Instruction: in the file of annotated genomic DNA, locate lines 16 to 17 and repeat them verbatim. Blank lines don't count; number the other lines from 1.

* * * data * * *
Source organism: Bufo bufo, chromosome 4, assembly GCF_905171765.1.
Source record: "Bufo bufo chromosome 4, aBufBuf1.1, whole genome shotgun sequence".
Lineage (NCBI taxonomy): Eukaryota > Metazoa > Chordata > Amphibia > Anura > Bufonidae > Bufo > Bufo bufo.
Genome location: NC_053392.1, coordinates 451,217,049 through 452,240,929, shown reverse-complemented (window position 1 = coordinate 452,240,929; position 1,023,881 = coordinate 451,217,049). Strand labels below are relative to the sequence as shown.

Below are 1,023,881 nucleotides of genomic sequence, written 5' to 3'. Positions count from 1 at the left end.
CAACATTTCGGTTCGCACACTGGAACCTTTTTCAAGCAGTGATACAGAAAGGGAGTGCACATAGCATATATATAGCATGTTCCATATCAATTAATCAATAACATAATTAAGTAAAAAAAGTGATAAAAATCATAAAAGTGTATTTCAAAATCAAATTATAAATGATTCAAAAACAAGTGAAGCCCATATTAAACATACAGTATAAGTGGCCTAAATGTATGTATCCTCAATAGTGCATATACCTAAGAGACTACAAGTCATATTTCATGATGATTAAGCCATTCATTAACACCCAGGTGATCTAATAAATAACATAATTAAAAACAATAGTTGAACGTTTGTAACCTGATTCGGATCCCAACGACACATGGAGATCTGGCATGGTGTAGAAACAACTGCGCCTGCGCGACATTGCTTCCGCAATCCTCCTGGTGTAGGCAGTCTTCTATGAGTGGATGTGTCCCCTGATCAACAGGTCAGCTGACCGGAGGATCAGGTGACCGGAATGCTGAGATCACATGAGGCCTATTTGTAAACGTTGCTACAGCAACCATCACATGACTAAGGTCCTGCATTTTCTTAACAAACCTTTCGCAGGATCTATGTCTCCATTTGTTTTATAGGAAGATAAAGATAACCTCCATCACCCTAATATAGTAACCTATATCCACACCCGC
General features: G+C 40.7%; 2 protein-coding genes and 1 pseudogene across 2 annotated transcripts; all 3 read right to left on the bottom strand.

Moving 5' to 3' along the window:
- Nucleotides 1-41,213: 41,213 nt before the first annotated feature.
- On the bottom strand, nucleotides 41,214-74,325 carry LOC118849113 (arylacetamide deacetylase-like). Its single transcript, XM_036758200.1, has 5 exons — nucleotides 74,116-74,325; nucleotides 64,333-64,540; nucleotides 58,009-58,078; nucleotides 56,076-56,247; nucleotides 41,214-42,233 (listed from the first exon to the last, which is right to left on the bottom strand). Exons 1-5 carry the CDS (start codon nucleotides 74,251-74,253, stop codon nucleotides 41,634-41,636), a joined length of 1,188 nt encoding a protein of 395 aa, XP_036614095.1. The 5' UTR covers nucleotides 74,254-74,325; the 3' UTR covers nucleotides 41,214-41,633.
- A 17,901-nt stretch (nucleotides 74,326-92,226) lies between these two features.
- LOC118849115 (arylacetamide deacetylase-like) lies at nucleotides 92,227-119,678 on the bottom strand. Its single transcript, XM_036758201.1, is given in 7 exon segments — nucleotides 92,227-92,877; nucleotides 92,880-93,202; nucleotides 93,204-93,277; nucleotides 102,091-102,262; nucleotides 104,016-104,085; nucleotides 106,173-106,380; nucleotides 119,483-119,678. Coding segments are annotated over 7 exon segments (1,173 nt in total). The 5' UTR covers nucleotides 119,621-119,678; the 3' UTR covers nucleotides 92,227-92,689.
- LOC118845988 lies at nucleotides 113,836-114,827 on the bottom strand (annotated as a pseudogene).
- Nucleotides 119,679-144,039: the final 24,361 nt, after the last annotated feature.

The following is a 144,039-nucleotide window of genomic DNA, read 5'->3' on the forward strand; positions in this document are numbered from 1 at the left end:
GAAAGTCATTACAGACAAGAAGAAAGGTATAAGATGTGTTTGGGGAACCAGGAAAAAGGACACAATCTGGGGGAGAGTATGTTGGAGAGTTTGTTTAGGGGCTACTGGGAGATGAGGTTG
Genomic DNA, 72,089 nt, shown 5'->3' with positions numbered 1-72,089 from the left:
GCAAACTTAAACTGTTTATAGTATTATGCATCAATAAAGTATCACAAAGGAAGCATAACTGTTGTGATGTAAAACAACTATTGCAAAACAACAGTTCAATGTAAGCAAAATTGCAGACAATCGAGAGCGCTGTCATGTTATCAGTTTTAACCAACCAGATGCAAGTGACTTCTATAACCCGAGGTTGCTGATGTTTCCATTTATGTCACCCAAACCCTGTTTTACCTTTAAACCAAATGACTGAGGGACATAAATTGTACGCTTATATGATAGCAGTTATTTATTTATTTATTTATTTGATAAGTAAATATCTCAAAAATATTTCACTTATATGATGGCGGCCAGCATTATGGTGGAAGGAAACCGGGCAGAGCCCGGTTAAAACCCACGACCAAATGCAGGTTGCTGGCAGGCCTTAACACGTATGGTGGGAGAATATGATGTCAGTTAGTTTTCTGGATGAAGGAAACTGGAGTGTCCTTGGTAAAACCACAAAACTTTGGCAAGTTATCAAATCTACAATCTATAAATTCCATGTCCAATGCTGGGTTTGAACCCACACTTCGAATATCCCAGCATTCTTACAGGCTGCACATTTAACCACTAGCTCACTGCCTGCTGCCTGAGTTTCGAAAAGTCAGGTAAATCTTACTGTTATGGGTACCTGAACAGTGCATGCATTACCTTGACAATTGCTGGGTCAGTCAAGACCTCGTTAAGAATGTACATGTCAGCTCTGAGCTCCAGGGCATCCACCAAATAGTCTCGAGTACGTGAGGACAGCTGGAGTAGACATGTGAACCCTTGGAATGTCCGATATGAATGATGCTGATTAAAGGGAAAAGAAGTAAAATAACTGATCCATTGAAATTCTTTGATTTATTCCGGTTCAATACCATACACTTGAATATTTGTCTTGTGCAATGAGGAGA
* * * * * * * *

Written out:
GAAAGTCATTACAGACAAGAAGAAAGGTATAAGATGTGTTTGGGGAACCAGGAAAAAGGACACAATCTGGGGGAGAGTATGTTGGAGAGTTTGTTTAGGGGCTACTGGGAGATGAGGTTG
Genomic DNA, 72,089 nt, shown 5'->3' with positions numbered 1-72,089 from the left: